Tuesday, 10 July 2007

No One Belongs Here More Than Me

It must have been about two months ago. One of the four friends who read this thing (hello!) and I found ourselves in a heated debate about Little Miss Sunshine and Miranda July.

Him: That whole, look at me, I'm Miranda July, I'm so quirky- at least Little Miss Sunshine was humorous-

Her: Little Miss Sunshine was a typically written three act structure that pretended to be indie because it had the right soundtrack and caricatures of characters

(His eyes roll. Did she really just say "three act structure?")

Him: I'm not saying it's a movie that's going to change your life- I'm saying it's a fun movie. It wasn't great, but it was certainly okay.

Her: It was dreadful! It was totally pretentious!

Him: Oh and Me and her and everyone who sucks was so much better? Miranda July is all about the LA superficially whimsical image-

Her: At least her movie was different- and the perfect example, the two children-

Him: Yeah, so?

Her: I think the best way to judge a director is on how well the children are acting.

Him: The little girl in Little Miss Sunshine gave a very realistic performance, I thought.

Her: She was over acting up a storm! She was incredibly obnoxious! Whereas the boy in Me You and Everyone We Know-

Him: Was totally unrealistic. The girl in Little Miss Sunshine was over acting because children over act. She was obnoxious because children are obnoxious. So often what adults think is a good child performance, like that Buddha child in July's movie, is only a child acting the way we wish children were. But they're not- they're attention seeking, irritating, flawed human beings.

And suddenly my blood boiled. Because he'd made a very good point. Dang. But as far as the rest of the argument went, I still felt right. And suddenly I even felt personally defensive for Miranda July.

Her: Look, just because you don't like LA doesn't mean that you have to hate a good artist who comes from a bad place. Wes Anderson lives in LA as well.

Him: You know I'm right- why don't you just stop arguing? You know I'm right.

Her: You're not right, you're just not listening.

Him: (smiles, satisfied.)

But of course, I am presenting my side of the argument alone. But it left this inkling in me- was Miranda July no more than a wolf in Sheep's clothing? An insubstantial LA caricature?

No One Belongs Here More Than You is a collection of short stories just recently added to my and my partner's bookshelf. On the front cover is a woman, face down on a pillow, her hair in a perfect middle part down the back. A friend who's opinion is usually quite respectable was so passionately opposed to her, that I had started to question whether I should own this book to read it- or simply to make him angry when he came over and saw it on my bookshelf. But after my partner read a few stories, he said it was right up my alley.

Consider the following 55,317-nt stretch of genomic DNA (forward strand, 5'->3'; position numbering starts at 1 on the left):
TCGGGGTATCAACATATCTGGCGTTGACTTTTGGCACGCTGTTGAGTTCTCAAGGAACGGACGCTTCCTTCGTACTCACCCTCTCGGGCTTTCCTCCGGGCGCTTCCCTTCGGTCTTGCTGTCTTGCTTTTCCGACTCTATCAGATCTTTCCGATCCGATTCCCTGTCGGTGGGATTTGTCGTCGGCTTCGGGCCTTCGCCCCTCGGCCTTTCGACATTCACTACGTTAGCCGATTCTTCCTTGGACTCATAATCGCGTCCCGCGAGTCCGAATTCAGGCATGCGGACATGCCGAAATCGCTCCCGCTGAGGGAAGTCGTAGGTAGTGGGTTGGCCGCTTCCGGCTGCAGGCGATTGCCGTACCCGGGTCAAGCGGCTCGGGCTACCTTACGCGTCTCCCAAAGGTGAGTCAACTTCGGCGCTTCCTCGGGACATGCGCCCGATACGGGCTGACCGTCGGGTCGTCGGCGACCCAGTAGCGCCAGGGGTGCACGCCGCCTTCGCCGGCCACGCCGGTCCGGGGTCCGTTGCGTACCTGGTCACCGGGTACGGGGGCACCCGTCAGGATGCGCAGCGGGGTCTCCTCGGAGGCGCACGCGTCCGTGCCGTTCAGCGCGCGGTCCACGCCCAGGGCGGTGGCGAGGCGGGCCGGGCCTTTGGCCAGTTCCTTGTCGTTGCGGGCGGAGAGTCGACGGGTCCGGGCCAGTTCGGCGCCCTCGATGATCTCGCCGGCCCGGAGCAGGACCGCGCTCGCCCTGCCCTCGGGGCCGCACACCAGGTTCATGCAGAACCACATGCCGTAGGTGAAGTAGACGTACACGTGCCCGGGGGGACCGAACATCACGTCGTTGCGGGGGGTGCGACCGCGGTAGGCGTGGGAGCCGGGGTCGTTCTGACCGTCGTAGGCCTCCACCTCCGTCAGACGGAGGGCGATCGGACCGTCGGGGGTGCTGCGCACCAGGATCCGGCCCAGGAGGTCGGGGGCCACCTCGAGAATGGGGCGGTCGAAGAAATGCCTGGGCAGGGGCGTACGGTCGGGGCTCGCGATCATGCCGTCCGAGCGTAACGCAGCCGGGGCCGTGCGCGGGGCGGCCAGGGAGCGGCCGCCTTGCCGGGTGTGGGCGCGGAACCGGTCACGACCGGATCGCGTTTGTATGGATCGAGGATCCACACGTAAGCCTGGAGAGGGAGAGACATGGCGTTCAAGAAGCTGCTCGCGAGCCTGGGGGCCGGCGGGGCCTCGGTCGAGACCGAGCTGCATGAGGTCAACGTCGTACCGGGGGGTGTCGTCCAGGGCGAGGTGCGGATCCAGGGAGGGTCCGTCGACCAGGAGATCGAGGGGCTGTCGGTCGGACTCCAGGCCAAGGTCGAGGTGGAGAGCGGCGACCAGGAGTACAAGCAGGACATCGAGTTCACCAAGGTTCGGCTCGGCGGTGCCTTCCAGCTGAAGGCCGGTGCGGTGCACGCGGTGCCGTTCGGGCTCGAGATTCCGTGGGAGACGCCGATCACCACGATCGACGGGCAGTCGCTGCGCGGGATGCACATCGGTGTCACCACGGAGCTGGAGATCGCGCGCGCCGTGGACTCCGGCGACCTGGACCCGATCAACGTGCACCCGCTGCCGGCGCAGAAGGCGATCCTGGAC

I've had this inkling about July for a while- not that I loved Me You and Everyone We Know. I certainly thought it was enjoyable, and a very promising start for her career, and even pretty good, but it didn't blow me out of the water. (I suppose much the same way that my nemesis/friend felt about Little Miss Sunshine) but her stories seem to say what the film couldn't possibly. Miranda July is a rising star- yes- but most importantly she may be one of the first famous female misfits in a while.

Okay, Misfit, Odd Duck, you've heard me use all of these addages before- referring to John Guare specifically, who is less well known and therefore a cooler person to point out to my blog readers. And there are other famous misfits- Woody Allen and Wes Anderson for example- A famous misfit is more than just strange- they are so completely themselves that they'll never get away from it, no matter what and who they write or how hard they try. There is as much Miranda July in an old woman who is in love with Prince William as there is Woody Allen in a doctor who is in love with a sheep. It's as though art were a glass of water, and these artists add a few drops of themselves to anything they write- it spreads out in the glass, faintly colouring the liquid- just ever so slightly there.

Right- well I'm a bit obsessed with people like these. They are often/always my favourite writers and film makers (F Scott, Murakami and Salinger no doubt apply) because when I watch their films, or read their novels, I feel as though they have completely and totally accepted who they are - and they can't get away from it. More than accepted who they are, they can't escape who they are- I once wrote about Steve Martin on this blog- I said I'd missed his wicked ways from his youth- and worse, I feel now as though Martin has become some strange approximation, imitation of himself in later years. You see, I'll be bold here, and say that I think that this "accepting who you are" thing- no doubt tied in with a writer's voice- is psychological as well as artistic. ? I wonder if it's the path to success- not trying to be someone else. As Daniel MacIvor once said to me in an interview, "You don't have to be everything to be enough."

There's a lot of truth in what she does- I don't know, maybe it's not all great, but it's all her. And it's nice to read someone just being themselves. Writing starts with the writer, after all.

3 comments:

Andrew Field said...

Appropriate me will you?

Watch your back Pearson... next thing you know you'll be a minor character in an ITV sitcom.

M. said...

Sometimes things look better when you look at them differently. Here:maybe this book is not a masterpiece, but certainly it is worth a read or two even if you’re not really reading but only looking at your hands…i really don’t think Miranda July would mind.

Regan Brantley said...
This comment has been removed by the author.